Category: Uncategorized

UL: DIY box fan filters are probably safe

You’ve seen the formula: 20 inch box fan ($30) + 20 inch furnace filter ($10) + duct tape ($5) = a quick, effective, DIY home air purifier for under $50.

How effective are they? I measured my homebrew filter (made with a MERV11 filter), and it dropped the indoor air quality AQI from 57 to single digits in a 10 x 10 room inside of an hour.

In 2020, we eventually exceeded AQI 400 from very high PM2.5 due to California wildfires raging nearby, but my indoor air quality was fine thanks to DIY filters, along with higher efficiency filters for my central air conditioning.

It’s always been in the back of my mind, however, that we’re using electrical appliances in ways they’re not tested for. Fans are tested for safety with unobstructed air flows. I’m a software engineer but my entire career has been working with hardware design teams. I’ve seen firsthand what happens when fans are operated in ways outside of their intended design: the motor windings heat the fan’s external casing and things melt and catch on fire.

I’m thrilled to learn that Underwriters Laboratories, which tests appliances for safety, thought of this too. With help from the US Environmental Protection Agency, Dr. Aika Davis and Dr. Marilyn Black tested box fans with MERV13 filters in various conditions and learned that modified box fans don’t catch on fire.

For the test, UL attached probes to measure the temperature for the motor housing, motor windings, power cord at the motor, fan guard, output air, switch, and ambient air. They also measured voltage, amperage, wattage, and airflow.

In their “Highlights of findings,” the researchers dryly note “exterior surfaces that can come into direct contact with people remained below the first-degree burn potential” and “fire ignition was not achieved with any of the filter/fan test scenarios.”

The ambient air temperature during the test was a cool 20°C. UL’s testing notes the motor windings peaked at 92°C in the worst case scenario (two heavily obstructed filters), which is just short of UL’s safety limit of 105°C, so keep this in mind if you’re in a hot room, and don’t put your DIY filter near easily ignitable items.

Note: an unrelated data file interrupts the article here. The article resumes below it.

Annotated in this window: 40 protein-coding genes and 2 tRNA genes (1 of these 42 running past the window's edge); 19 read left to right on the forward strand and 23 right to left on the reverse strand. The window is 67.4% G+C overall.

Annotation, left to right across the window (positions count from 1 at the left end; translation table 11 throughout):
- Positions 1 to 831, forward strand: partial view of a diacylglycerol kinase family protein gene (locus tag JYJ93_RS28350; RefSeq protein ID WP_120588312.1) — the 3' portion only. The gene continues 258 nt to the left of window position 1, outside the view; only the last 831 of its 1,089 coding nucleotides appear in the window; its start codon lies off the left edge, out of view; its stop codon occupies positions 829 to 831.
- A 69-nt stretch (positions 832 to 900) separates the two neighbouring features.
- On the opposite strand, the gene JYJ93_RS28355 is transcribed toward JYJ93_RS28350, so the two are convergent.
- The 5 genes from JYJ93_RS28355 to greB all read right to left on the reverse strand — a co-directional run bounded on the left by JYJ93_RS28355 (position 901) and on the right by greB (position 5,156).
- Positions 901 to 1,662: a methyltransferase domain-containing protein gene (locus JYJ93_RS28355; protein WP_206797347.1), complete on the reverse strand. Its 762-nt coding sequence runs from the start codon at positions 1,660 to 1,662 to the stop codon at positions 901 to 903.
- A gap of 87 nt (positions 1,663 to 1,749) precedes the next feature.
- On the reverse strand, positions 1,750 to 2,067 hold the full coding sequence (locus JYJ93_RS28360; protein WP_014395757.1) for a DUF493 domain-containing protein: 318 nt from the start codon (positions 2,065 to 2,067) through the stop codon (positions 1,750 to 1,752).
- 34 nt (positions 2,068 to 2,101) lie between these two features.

You can read the full report as a PDF here. The nerd in me appreciates reading about the testing methodology. This might make a decent middle school science fair project. I’m posting this to a blog about bicycles because we spend a lot of time outdoors and need to think about our lung health. Personally, I’m among the high percentage of endurance athletes with ashtma and I strongly prefer clean air over polluted air.

The Jiangsu Snail and their solar powered scooter

Jiangsu Snail Zhixing Technology Co.,Ltd solar scooter

Welcome to the blog that discovers the cycling-adjacent weird and wonderful tidbits as I walk the aisles of the Sea Otter Classic 2023 Expo. Today, I talked with the two representatives of Jiangsu Snail Zhixing Technology Co.,Ltd , which manufactures solar-powered scooters.

Photovoltaic panels cover the front and the deck of this scooter, which I’m told can charge the battery in roughly six to eight hours on a sunny California day. They’re trying to break into the shared mobility market with this scooter. They believe that solar charging can benefit scooter share companies that currently must pay contractors to charge public scooter batteries.